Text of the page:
Gaddafi’s Killing: Heroism or War Crime?

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What was life like in Gaddafi’s Libya? Was his killing a benefit to Libya, or a war crime?  

The refugee crisis presents horror after horror since Western “interventionism” destabilised Libya and other countries. Since Libyan leader Muammar Gaddafi’s murder in October 2011 after a lengthy bombing campaign, Isis rebels (among other factions) opposing Gaddafi’s leadership seized territory around areas like Sirte, now lawless and exploitable for discriminatory “cleansing”. Black Libyans have particularly suffered. For example, in Tawergha an entire town of 30,000 vanished after its takeover by NATO-backed NTC Misratan brigades in 2011.

Human trafficking accounts herald disturbing stories of hot-iron branding and prostitution, EU countries complicit in the crisis by preventing refugees from entering safer countries and deporting them back to war zones. In 2016 the UN estimated that 2.44 million people required protection and humanitarian assistance due to the Libyan conflict. There’s evidence that Western media manipulated public discourse. For example, an Amnesty International investigation into when Gaddafi’s forces retook the town of Ajdabiya in February 2011 found no evidence that they attacked civilians as media outlets claimed, concluding that:

‘much Western media coverage has from the outset presented a very one-sided view of the logic of events, portraying the protest movement as entirely peaceful and repeatedly suggesting that the regime’s security forces were unaccountably massacring unarmed demonstrators who presented no security challenge’

Was then, Gaddafi’s murder, so brutally captured on video, justified? Was he right to utter the dying plea ‘What have I done to you?’, as though anything redeeming existed?

Human rights organisations have catalogued atrocities committed during his rule. For example, in 1980 a policy of assassinations of political dissidents abroad, termed “stray dogs”, was introduced and on 28-29 June 1996 more than 1,000 prisoners were shot dead by security forces in Abu Salim prison. There was also the 1988 Lockerbie plane crash which Gaddafi accepted responsibility for in 2003, though one of his son’s has claimed only to precipitate sanctions removal. Gaddafi’s second son Saif al-Islam has even said the government was responsible for some human rights failings. However, as referenced previously, Libya since 2011 has seen further human rights atrocities.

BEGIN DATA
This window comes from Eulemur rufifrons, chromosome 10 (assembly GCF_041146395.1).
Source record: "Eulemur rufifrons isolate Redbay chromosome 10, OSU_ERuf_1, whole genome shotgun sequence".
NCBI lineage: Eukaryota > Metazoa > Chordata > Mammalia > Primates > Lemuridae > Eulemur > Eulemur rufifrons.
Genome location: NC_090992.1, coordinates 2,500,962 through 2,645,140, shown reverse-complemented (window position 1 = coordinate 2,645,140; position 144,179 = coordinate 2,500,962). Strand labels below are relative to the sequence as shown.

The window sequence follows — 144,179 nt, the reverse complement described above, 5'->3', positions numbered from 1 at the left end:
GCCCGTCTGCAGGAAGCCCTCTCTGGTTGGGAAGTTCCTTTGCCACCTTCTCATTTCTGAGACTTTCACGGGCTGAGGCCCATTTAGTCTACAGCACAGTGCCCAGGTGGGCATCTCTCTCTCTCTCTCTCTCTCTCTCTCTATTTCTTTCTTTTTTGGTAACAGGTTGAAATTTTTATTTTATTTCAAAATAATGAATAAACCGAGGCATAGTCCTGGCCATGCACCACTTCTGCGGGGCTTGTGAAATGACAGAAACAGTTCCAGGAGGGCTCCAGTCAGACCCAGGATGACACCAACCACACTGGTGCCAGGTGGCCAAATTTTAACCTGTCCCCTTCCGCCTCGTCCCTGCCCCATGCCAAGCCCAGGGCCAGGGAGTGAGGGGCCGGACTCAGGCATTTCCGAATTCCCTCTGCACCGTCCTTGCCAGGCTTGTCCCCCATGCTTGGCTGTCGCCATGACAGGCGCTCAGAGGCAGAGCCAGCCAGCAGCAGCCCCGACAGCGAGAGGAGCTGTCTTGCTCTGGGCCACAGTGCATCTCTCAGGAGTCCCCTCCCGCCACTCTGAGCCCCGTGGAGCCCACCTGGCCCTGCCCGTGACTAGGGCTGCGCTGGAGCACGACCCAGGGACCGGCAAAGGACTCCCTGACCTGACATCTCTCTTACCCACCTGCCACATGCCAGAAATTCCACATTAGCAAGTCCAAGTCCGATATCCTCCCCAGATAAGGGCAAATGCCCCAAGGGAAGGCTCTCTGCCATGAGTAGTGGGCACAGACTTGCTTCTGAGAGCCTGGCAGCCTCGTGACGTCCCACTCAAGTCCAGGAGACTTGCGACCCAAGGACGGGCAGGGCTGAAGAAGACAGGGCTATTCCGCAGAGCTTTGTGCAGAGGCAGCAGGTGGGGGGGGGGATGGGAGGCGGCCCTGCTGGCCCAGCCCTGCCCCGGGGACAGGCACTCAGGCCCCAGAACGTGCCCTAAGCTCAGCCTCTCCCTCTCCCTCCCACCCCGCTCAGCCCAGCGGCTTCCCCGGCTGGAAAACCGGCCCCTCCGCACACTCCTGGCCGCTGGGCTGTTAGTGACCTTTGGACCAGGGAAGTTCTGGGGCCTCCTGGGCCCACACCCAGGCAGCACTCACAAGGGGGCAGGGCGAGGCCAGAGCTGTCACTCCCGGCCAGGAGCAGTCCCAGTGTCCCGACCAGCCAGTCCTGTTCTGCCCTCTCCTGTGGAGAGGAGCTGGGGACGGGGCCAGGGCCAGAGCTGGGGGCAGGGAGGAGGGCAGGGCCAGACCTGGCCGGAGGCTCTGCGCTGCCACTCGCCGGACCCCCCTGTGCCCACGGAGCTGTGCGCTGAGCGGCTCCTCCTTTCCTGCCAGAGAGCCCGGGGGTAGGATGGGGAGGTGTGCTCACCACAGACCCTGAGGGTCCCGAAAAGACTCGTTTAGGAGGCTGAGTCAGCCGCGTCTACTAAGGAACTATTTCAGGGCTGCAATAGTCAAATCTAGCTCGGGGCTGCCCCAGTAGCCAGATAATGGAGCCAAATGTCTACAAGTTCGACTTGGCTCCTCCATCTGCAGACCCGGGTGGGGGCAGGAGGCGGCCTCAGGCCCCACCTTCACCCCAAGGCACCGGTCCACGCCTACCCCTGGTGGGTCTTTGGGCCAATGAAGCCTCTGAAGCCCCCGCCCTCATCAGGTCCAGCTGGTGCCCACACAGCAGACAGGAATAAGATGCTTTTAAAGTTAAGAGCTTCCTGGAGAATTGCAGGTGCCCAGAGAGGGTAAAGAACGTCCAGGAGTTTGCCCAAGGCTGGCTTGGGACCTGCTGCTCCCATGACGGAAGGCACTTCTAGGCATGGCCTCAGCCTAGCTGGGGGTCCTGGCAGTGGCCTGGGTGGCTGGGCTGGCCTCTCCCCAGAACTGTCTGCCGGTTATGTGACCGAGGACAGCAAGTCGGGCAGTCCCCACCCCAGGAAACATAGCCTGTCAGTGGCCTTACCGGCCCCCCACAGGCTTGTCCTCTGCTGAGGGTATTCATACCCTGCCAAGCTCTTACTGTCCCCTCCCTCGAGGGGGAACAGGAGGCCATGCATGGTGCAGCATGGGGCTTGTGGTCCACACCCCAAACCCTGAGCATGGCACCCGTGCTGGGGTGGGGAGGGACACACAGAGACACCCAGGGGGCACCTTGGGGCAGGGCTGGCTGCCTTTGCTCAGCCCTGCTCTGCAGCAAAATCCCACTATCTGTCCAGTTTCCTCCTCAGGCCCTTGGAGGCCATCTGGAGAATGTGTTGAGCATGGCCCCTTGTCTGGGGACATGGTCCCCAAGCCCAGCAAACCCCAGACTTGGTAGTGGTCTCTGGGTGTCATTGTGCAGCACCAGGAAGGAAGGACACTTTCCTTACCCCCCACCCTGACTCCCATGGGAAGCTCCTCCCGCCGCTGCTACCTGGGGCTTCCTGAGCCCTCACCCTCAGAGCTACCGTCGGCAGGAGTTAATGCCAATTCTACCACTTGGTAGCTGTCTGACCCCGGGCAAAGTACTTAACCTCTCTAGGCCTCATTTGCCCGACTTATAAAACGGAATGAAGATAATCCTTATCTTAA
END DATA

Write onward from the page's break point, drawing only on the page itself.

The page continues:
During Gaddafi’s rule, the world’s largest irrigation project, the Great-Man Made River project, made water more easily accessible. Nationalised oil wealth meant Libyans enjoyed free healthcare, education, electricity and interest-free loans. Housing for Gaddafi was a human right, and women were freer to work and dress as they liked, subject to family constraints, than before. Based on ideas outlined in Gaddafi’s Green Book, a socialist system of Jamahiriya direct democracy allowed citizens to voice views directly via local committees. Numerous times Gaddafi’s proposals, like abolishing capital punishment, were rejected by popular vote and the opposite became legislation. Similarly, in 2009, Gaddafi’s proposal to effectively abolish central government altogether and give all oil proceeds directly to each family was rejected. In 2010, the UN index of human development ranked Libya as the world’s 53rd most advanced country. By 2015, it had slipped to 94th.

In 2009, chairing the African Union, Gaddafi proposed selling Libyan oil in gold-backed “dinars” (a single African currency made from gold), over the US dollar. With gold and silver reserves estimated at around 143 tonnes, French President Sarkozy recognised in emails the threat posed to the French franc circulating in Africa.

An imperialist war was launched against Libya in 2011, preventing the shift in the world economy’s balance of power through the gold dinar, where Africa would have become rich overnight. In my opinion, Gaddafi’s moment stands as one of the courageous attempts of the socialist 20th century to transform the world, and his departure during the iniquitous war against Libya truly was a war crime.

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Radical journalist interested in Art, Politics, and other creative disciplines.

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